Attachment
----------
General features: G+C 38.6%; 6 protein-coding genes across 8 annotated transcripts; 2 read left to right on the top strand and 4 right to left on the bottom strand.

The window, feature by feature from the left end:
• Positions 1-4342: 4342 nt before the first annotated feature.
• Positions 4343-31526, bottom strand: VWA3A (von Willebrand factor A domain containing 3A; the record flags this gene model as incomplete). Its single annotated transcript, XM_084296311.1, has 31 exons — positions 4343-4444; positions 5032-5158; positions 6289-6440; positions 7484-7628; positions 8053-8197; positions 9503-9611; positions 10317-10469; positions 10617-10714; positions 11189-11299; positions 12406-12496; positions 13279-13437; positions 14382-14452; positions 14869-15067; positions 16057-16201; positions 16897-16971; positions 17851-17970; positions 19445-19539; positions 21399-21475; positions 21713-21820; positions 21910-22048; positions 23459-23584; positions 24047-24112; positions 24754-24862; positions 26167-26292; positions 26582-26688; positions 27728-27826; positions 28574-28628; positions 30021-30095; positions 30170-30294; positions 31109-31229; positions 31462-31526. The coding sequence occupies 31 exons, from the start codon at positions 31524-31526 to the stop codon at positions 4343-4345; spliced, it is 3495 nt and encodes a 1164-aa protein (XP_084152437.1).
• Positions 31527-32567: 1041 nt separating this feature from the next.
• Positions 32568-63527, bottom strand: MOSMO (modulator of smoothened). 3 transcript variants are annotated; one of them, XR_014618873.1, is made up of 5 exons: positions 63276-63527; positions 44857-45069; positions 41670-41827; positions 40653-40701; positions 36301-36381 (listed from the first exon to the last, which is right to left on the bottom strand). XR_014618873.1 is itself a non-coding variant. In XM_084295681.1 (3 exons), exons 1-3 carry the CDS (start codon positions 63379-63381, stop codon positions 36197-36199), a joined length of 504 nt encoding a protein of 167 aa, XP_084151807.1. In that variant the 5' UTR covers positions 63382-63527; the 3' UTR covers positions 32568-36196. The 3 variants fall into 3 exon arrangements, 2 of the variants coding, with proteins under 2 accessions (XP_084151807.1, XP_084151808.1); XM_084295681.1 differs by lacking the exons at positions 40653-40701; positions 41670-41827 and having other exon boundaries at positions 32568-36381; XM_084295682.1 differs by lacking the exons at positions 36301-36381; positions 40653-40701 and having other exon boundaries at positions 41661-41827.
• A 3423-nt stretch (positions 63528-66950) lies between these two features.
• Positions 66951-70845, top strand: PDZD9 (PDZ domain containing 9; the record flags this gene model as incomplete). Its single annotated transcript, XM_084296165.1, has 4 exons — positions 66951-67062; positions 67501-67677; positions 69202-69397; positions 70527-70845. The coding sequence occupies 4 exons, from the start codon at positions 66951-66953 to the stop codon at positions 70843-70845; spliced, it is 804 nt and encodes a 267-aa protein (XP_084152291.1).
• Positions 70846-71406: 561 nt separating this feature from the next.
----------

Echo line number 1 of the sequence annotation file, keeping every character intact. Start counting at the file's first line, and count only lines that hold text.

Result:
General features: G+C 38.6%; 6 protein-coding genes across 8 annotated transcripts; 2 read left to right on the top strand and 4 right to left on the bottom strand.